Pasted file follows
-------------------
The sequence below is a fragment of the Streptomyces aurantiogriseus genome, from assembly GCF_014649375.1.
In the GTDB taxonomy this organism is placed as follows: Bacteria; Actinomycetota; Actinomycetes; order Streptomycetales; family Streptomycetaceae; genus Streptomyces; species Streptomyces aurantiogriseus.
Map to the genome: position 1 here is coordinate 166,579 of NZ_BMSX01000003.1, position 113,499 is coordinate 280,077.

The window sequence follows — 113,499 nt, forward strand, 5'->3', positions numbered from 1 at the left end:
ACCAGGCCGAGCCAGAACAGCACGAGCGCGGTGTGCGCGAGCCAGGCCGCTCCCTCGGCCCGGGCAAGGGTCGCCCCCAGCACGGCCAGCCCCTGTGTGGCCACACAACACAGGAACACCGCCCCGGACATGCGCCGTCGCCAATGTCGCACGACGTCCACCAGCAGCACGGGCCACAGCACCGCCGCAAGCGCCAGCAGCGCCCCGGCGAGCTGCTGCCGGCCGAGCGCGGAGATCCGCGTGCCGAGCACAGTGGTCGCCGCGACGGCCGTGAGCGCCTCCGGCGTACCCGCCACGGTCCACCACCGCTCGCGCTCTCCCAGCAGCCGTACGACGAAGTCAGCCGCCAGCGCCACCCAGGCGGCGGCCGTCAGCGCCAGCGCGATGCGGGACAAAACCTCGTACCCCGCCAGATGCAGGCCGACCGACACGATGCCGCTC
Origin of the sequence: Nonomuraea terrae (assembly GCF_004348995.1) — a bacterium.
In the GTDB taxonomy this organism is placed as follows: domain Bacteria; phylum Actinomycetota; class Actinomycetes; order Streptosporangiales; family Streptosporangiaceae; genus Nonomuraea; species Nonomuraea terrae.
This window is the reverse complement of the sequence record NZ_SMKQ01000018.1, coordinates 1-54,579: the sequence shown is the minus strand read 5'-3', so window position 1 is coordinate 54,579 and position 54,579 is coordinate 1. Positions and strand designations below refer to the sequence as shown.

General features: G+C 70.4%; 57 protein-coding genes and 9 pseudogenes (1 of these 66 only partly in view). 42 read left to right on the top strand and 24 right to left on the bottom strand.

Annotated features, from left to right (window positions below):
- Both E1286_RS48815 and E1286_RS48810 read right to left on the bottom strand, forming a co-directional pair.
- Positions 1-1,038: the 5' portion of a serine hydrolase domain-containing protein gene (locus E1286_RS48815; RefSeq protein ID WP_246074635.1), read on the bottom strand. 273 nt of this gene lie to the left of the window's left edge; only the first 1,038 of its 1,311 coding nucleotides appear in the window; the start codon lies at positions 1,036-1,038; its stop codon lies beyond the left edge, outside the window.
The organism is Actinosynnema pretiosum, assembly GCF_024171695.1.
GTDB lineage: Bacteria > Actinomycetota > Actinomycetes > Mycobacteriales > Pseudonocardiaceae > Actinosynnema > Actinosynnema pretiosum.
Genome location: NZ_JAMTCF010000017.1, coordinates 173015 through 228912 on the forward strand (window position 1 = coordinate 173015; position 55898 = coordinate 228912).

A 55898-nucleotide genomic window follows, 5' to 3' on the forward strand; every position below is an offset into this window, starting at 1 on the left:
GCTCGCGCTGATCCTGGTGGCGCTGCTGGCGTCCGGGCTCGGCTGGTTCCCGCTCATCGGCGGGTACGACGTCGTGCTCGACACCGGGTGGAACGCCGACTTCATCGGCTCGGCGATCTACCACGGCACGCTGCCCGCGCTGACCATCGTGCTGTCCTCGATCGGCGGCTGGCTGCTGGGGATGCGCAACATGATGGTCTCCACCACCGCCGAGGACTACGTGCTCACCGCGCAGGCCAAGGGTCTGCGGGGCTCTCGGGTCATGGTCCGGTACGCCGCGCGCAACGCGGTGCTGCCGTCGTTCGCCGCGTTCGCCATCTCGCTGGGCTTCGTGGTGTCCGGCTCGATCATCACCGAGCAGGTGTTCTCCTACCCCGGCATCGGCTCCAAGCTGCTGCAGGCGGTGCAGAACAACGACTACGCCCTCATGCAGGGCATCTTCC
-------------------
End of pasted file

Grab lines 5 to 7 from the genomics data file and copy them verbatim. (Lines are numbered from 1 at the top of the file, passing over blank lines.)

ACCAGGCCGAGCCAGAACAGCACGAGCGCGGTGTGCGCGAGCCAGGCCGCTCCCTCGGCCCGGGCAAGGGTCGCCCCCAGCACGGCCAGCCCCTGTGTGGCCACACAACACAGGAACACCGCCCCGGACATGCGCCGTCGCCAATGTCGCACGACGTCCACCAGCAGCACGGGCCACAGCACCGCCGCAAGCGCCAGCAGCGCCCCGGCGAGCTGCTGCCGGCCGAGCGCGGAGATCCGCGTGCCGAGCACAGTGGTCGCCGCGACGGCCGTGAGCGCCTCCGGCGTACCCGCCACGGTCCACCACCGCTCGCGCTCTCCCAGCAGCCGTACGACGAAGTCAGCCGCCAGCGCCACCCAGGCGGCGGCCGTCAGCGCCAGCGCGATGCGGGACAAAACCTCGTACCCCGCCAGATGCAGGCCGACCGACACGATGCCGCTC
Origin of the sequence: Nonomuraea terrae (assembly GCF_004348995.1) — a bacterium.
In the GTDB taxonomy this organism is placed as follows: domain Bacteria; phylum Actinomycetota; class Actinomycetes; order Streptosporangiales; family Streptosporangiaceae; genus Nonomuraea; species Nonomuraea terrae.